As a bobcat owner you’ll need an outside enclosure. It’ll have to be good and expensive. You can’t let bobcats roam freely around the neighbourhood! That too is another barrier to describing the bobcat as a pet. Some people won’t mind this but they’ll be very few in number.


Then there is the need to get a permit or license to keep the animal; another barrier to describing the animal as a true pet.


Some wild cats have ‘nice’ characters from the human standpoint. That makes them best suited to being domesticated. The cheetah and snow leopard are two such cats. I believe that the bobcat character is not unsuited to being a companion animal but it is not as nice as the other two cats mentioned.

It is always best to leave the wild cats alone. Live and let live. Give them space and habitat and please stop trapping and skinning this beautiful cat. Those times should be long over.

3 thoughts on “Can bobcats be domesticated?”

  1. That’s a ridiculous stretch. Hybristophilia is not just an absence of fear, it’s sexual attraction… a perversion. People who like wild animals are not all aroused and want to marry the animal. Although there was a case in Florida about a man and his pit bull bitch dog, that is an exception that proves a perversion. One should be careful of spreading vile ideas because that’s just another step away from labeling other pet owners the same way, just because the animal bites or scratches, domesticated or not.

    • Disagree. There is an absolute sick attraction and perversion to want to keep wild dangerous animals and lie to yourself that you are so special that they’d never hurt or kill you. I have seen a few on camera interviews with some of these fools and there is definitely something stimulating to them. I hold the same candle up to people who keep dangerous dogs in that case there are reported cases where the ‘ relationship’ has crossed the line.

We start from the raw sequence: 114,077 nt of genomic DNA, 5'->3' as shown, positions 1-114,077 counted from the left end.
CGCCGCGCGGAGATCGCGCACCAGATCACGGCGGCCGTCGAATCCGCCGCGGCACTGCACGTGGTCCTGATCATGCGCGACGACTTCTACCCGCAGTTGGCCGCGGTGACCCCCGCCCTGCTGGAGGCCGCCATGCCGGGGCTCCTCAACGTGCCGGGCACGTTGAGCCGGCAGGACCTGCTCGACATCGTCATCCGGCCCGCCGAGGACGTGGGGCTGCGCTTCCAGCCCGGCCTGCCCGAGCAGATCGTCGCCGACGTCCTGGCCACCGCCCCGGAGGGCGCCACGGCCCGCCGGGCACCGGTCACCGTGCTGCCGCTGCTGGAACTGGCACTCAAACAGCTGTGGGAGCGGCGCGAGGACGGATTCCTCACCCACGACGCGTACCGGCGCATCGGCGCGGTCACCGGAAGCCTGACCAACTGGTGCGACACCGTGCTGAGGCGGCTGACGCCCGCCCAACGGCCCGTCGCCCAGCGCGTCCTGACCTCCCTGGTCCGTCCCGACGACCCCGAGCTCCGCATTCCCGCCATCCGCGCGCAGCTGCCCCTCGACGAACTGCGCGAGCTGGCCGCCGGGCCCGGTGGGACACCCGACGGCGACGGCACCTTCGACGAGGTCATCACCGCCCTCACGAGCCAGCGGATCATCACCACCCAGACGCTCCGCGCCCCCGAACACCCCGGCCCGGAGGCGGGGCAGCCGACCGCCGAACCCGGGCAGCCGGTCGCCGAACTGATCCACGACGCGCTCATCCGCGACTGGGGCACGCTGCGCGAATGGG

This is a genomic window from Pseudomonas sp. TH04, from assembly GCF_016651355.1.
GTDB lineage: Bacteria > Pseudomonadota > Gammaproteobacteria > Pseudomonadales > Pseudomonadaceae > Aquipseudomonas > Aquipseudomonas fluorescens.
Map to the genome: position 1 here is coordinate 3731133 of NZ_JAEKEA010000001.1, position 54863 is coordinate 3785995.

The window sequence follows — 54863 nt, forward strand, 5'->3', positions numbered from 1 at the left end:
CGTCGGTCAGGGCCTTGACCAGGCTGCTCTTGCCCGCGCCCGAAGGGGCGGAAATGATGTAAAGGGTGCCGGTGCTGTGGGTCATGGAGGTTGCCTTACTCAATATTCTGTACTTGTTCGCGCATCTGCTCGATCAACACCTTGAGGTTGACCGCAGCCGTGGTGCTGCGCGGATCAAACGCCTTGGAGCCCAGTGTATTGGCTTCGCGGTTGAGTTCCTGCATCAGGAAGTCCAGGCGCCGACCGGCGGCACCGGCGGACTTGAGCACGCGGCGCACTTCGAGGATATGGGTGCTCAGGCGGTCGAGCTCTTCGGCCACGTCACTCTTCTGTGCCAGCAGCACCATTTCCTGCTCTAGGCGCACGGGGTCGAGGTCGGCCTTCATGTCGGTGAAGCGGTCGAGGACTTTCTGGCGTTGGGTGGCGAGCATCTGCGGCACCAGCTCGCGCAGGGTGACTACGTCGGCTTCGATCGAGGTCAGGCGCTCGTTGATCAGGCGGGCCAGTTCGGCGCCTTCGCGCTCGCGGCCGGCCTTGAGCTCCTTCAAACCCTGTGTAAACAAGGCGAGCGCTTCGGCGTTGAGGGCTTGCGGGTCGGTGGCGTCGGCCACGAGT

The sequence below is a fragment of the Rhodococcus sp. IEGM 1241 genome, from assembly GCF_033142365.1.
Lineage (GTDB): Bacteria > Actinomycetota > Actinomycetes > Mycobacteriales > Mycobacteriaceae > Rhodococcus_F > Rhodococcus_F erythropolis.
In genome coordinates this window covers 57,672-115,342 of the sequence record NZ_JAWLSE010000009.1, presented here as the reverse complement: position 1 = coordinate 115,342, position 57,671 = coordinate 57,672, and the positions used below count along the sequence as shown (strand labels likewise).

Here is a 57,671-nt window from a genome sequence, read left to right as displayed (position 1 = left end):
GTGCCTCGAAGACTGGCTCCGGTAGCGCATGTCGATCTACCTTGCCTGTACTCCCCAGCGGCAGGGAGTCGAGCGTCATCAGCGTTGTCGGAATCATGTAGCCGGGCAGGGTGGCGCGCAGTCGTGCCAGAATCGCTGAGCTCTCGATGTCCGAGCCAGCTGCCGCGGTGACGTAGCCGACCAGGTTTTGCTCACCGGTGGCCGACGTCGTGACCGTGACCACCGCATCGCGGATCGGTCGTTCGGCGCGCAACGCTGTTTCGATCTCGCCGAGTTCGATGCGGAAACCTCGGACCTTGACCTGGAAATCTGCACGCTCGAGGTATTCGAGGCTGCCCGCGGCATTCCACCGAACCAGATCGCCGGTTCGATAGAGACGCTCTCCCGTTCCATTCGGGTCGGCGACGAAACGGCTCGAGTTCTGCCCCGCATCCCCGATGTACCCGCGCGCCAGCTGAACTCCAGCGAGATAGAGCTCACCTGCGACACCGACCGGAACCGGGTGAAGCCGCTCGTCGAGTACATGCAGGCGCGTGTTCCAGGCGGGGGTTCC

Back to wild animals. If there is a spouse they are either eclipsed by the attraction to the wild animal or the whole relationship greatly resembles a threesome.
      I have watched this personally with certain horse owners and their stallions. It’s when you know it’s went beyond someone loving their pet with all their heart and a sick attachment to something dangerous.
      I seldom throw out an opinion like this. I’m 60 and have been involved with animals of all kinds.
      I am of course not including those individuals that take on native wildlife injured and unable to fend for themselves or actual wildlife rescues.

  2. Hybristophilia- Usually associated with women attracted to serial killers etc. IMO it should probably be expanded to include both sexes and the attraction to danger that puts their own lives in constant peril. Be it a wild animal, dangerous dog, horse or any situation than someone with a normal fear response would not engage in for any reason.